As part of a series on law firm profitability, I explored reducing the number of hours it takes to deliver a legal service. In Part 2 of this section, I explore the concept of reducing the cost of the time involved in delivering the same service. Per a prior post in the series, I suggest three different ways this might be accomplished, “a) paying people less, b) giving people less resources to do their jobs, or c) pushing work to lower cost labor sources (a.k.a. leverage).”
Part 2 - Paying Less Per Hour
Or ... Paying People Less
The first option for this topic could also be called hiring people who cost less. This approach suggests a different staffing model; hiring lower paid lawyers, not necessarily on the partnership track. Call them staff lawyers, counsel or whatever makes sense; these lawyers will be technician, work-horses. They can have high expertise, but no expectation to bill 2000 hours a year or bring in work. Another option is out-sourced lawyers, either local contract types or even off-shore lawyers. The overall concept is having a broader range of lawyers, with an equally broad range of hourly costs to meet various needs.
Next up - theoretically, law firms could pay associates less, or at least wait until they demonstrate value before over-paying them. As noted on a prior post, 1 and 2 year associates are not generally profitable, since their cost is greater than the revenue they generate. An overall problem with associates and other non-partner lawyers is that their billing rates tend to be more a function of their comp and not their value. In any event, in the short to mid-term, it appears highly unlikely firms will change their approach for compensating associates.
Give People Less Resources to Do Their Jobs
Over the last two years, too many firms have taken this approach too far. People without the right and best tools take longer to get their jobs done. So even though this idea may sound appealing to law firm partners, the results are counter-productive.
Push Work to Lower Cost Sources (a.k.a. leverage)
This concept has the most potential for lowering the cost per hour of legal work, since it can utilize existing resources and have an immediate, measurable impact on the cost. The big problem is that this behavior runs counter to what compensation systems reward. Current compensation systems reward the hoarding of hours, such that work tends to be pushed to its highest cost source, which means paralegals are typically the first ones to know when the workload has gone down at a firm. This may have been profitable behavior in a cost-plus world, however, in a margin world it … lowers the margin.
Putting a finer point to this point, below is an analysis of hourly costs at various levels of leverage. I am using a leverage of ‘2 to 1’ as a basis, since that is a relatively typical matter leverage. ‘2 to 1’ leverage is defined as 2 non-partner hours to every 1 partner hour worked on a matter. I’m also using $100 as the baseline cost per hour to simplify the math. These metrics are taken from industry standards. Of course the numbers will vary with different firms and practices. This is just intended to give an average example of the impact of leverage.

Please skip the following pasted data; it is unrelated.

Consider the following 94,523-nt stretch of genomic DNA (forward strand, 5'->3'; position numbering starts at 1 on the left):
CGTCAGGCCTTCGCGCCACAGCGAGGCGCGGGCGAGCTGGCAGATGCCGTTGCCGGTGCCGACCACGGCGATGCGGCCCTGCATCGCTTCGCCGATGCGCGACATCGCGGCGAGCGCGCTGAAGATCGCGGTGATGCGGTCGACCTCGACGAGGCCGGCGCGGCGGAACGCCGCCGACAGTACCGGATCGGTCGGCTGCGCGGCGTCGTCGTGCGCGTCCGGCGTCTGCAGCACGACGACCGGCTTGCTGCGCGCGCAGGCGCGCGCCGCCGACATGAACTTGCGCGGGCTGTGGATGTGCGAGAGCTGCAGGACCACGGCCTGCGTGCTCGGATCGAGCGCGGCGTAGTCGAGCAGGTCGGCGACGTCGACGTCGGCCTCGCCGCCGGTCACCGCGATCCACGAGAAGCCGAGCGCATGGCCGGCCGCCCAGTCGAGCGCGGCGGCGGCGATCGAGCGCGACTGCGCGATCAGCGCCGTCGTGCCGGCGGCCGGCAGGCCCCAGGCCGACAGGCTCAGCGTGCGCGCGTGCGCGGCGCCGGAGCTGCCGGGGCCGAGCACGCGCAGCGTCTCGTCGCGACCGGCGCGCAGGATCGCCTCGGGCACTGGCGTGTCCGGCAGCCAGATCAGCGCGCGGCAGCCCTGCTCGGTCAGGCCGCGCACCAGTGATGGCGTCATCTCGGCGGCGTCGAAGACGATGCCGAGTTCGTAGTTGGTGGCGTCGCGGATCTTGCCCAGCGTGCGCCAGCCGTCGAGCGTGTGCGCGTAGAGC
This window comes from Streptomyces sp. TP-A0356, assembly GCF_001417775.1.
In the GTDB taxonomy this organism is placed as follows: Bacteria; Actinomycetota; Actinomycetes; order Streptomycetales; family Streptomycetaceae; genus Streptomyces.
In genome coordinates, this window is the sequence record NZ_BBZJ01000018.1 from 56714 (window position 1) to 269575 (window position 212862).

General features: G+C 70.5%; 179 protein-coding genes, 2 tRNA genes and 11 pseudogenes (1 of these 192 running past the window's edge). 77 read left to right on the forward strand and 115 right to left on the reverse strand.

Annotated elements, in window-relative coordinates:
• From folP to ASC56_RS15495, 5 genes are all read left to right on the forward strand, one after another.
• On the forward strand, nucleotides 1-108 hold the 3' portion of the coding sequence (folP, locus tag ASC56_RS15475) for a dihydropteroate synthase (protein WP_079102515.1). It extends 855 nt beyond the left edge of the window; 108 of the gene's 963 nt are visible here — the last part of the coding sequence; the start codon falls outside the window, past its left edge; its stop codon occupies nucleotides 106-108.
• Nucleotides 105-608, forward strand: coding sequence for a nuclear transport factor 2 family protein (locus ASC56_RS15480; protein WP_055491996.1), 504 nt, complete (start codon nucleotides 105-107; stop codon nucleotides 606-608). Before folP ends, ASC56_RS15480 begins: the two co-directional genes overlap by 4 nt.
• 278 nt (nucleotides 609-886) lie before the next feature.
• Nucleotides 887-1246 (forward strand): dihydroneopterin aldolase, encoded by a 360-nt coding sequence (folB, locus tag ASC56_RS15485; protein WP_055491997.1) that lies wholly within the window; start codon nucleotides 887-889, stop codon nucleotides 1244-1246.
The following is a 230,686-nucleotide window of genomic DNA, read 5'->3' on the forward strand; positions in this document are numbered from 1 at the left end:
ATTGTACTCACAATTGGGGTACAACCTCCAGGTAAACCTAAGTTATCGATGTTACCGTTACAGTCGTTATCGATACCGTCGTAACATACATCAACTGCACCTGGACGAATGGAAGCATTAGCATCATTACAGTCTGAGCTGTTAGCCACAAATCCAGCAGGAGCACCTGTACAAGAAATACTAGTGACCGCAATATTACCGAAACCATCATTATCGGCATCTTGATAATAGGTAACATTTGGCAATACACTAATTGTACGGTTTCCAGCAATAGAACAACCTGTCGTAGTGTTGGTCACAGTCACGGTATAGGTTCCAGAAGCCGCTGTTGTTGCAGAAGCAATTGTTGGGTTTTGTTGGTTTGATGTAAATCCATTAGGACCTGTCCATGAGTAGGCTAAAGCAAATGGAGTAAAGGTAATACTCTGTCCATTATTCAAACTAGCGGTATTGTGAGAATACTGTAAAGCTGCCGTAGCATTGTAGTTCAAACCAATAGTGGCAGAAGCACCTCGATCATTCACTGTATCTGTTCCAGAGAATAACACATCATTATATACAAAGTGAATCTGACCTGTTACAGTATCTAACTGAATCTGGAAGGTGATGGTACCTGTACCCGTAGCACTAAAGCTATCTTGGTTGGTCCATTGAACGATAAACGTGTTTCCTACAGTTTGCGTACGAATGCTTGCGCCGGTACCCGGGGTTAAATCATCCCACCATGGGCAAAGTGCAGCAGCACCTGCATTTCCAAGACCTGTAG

This graph is a nice demonstration of the power of leverage on profitability. By moving just 8% of the work from partners to non-partners (going from ‘2 to 1’ to ‘3 to 1’), partner income will rise 8% ($14 on the graph). If you make a bigger shift of 24% (going from ‘2 to 1’ to ‘10 to 1’), profits go up 26% ($43). These profit margins were calculated using a rule of three approach.
Being able to increase profits by 8% with virtually no investment is unheard of in most business environments. This makes a strong case for law firms to improve their leverage on all types of matters.
On one level this might appear to be turning back the clock to the days of the “pyramid of leverage.” However, that is not what I am suggesting. The pyramid was an unsustainable scheme meant to drive up partner incomes by continually adding to the base of the pyramid. Instead, this approach is about having workers do the work and getting partners to act like owners. I’m guessing that the partners at Big Four Accounting firms don’t actually do audit work. Whereas senior partners at BigLaw still conduct run-of-the-mill depositions. This behavior needs to change.
Better leverage, non-partner track attorneys, LPM, process improvement: there are a number of well-defined paths firms can take for reducing the cost of delivering legal services in order to remain price competitive and maintain profit margins. Some of them are very cheap, if not free. The big hurdle is getting firms to make these investments of time and money. In a industry based on precedence thinking, embracing this change is no small challenge.
My 2 cents: Any firm that wants to head down this path should shift its internal economic dialogue away from billable hours to profitability. That one thing will initiate the conversations about reducing the cost of services, embracing process innovation, and ultimately, improving the value of client services.